By Melissa Verge
Canadian Baseball Network
CARBERRY, Man. _ Welcome to Carberry, Manitoba.
It’s a small town where the nearest farm is a quick walk away, and the nearest Tim Hortons is a 40-minute drive. There’s open fields for miles, and beautiful sunsets.
On one of the streets is a big house with a yard covered in flowers. From the outside, its impossible to tell that the man inside has devoted so much of his life to the game of baseball.
The proof, that’s through the door. There’s lots of trophies, pictures, and the man himself, white haired and happy to share his story, 85-year-old Gladwyn Scott. He’s a former scout for the Toronto Blue Jays, and was an assistant coach on Canada’s first national team. He is a well decorated baseball man, also known fondly as “Mr. Baseball,” who’s been involved with the sport for more than 60 years.
Mr. Baseball says that over time baseball has given back to him in different ways. “You travel a lot, see the world, meet a lot of great people, and have a lot of fun. It’s a great thing,” he says.
One of the places Scott travelled to was Toronto when the Blue Jays won the World Series in 1992 and 1993 and they flew him and his wife there. He also travelled to West Palm Beach, Florida to the Atlanta Braves training camp when he scouted for them.
He was a scout for seven years with the Toronto Blue Jays and seven years with the Atlanta Braves. “We were looking for anybody who was a good ball player, whether you were a pitcher or a catcher. I recommended a few of them, the whole idea is they’re good, but are they going to be good enough to play with the Toronto Blue Jays?” he says.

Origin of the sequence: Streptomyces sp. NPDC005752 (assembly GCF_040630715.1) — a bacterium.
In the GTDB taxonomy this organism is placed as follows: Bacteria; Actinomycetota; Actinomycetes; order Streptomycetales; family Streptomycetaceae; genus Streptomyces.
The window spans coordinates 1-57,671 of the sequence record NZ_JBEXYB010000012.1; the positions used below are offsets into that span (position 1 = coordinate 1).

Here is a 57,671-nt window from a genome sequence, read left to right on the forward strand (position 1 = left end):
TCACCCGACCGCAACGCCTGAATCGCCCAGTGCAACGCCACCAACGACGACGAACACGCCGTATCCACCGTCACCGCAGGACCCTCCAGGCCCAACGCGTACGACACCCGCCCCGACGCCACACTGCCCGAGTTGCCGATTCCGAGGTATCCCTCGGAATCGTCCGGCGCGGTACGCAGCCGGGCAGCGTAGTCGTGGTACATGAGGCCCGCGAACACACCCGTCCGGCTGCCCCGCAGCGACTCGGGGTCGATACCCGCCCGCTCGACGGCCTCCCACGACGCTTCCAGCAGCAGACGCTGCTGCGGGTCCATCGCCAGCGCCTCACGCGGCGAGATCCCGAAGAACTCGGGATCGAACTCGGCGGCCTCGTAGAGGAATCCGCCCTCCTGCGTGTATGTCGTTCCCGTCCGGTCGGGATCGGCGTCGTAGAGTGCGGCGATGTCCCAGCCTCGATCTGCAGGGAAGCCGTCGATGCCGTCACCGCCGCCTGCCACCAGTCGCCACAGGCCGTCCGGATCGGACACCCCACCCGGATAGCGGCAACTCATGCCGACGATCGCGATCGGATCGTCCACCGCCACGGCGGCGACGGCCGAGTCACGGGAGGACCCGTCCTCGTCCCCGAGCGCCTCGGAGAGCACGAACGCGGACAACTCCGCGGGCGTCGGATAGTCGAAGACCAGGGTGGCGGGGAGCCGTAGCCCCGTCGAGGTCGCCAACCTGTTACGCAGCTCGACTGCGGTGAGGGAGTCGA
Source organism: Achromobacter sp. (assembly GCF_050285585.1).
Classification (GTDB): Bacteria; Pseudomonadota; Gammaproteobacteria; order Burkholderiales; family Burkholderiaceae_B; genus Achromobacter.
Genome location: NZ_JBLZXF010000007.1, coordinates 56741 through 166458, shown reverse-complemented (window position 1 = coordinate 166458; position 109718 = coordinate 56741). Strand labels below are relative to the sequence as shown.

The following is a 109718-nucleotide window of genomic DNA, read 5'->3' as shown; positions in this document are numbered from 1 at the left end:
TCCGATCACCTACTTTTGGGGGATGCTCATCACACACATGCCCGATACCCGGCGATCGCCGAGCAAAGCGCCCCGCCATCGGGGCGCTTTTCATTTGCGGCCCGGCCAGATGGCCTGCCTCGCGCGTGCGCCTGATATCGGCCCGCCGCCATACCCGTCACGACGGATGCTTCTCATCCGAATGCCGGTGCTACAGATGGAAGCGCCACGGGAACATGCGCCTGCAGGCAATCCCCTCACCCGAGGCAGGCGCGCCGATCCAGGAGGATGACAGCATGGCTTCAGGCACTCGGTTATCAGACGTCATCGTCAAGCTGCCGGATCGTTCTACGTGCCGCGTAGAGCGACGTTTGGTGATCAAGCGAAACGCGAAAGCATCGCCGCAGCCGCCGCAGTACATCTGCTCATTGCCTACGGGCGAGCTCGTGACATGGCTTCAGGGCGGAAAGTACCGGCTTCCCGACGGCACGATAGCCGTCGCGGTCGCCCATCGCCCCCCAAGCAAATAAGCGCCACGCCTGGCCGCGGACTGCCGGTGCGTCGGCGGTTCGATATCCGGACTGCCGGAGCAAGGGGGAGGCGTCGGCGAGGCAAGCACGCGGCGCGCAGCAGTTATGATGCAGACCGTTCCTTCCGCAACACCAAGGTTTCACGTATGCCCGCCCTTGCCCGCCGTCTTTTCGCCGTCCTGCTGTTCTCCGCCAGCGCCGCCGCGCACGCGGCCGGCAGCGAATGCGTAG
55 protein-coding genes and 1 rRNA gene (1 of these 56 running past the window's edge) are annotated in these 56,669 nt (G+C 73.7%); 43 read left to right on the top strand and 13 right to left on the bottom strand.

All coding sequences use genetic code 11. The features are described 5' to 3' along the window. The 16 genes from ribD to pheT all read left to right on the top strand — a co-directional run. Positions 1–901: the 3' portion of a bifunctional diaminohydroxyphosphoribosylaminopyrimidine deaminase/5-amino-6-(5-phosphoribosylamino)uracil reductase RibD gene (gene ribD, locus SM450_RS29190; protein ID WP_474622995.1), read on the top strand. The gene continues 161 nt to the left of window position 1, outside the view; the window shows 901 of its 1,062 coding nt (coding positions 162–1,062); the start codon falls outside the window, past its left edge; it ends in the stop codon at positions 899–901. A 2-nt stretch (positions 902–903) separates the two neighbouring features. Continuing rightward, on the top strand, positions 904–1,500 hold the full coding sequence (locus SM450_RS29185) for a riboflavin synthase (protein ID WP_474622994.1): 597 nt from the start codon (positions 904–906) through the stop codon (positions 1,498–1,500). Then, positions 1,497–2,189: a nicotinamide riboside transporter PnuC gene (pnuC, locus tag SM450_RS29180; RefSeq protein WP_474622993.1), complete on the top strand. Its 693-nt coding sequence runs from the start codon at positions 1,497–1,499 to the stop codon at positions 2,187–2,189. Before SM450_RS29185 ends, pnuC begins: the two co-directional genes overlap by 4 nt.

When he first got involved with baseball, it was back in the time where there weren’t school buses, but he would instead get picked up in front of his house by a “horse and van,” a compartment pulled by two horses. He would get dropped off at the small school schoolhouse that he attended, where he remembers as a youngster playing ball and his first baseball glove.
“It was a pretty cheap one and not very good,” he says. As the years went on you learned that you were a better player with a better glove.”
The main reason why Scott first got involved with baseball was because of his family.
“My father was a catcher in a small community team,” he says. I have a brother and we would play catch with my Dad pretty much everyday, he would hit us fly balls and ground balls. There was even a time in 1954 where Scott, his brother, and his dad all played on the same team. In rural Hamiota, Man. where he grew up, playing ball was one of the few things to do other than being a farmer.
As he got older and ventured into coaching, Mr. Baseball had one of the highlights of his involvement with the sport, as an assistant coach on Canada’s first national team. “It was something new, it was very exciting to play against Cuba and the United States,” he says.
As a coach Scott was very competitive who emphasized the importance of good offence in his training.
“There’s only one way to play, and that’s to win,” he says. “Something I always believed in was a lot of batting practice. For the national team in 1967 I can remember I would throw batting practice to them an hour before every game.”
Throughout the years Scott remained involved with baseball in his home province of Manitoba, and he just resigned last year as head of the chairman of the Manitoba senior baseball council.
Scott says he’s happy that baseball is still big even in the less populated areas of the province. “Every little town has a ball team, and I think that’s good. Out in rural Manitoba baseball is still pretty big, and I’m proud of that.”
At 85-years-old he’s still keeping his ties to the game. “I can’t play anymore but I enjoy watching,” he says. “I don’t try to coach anybody now, but if they ask me I might offer an opinion. I’m a sports writer now, that’s what I spend a lot of my time doing.”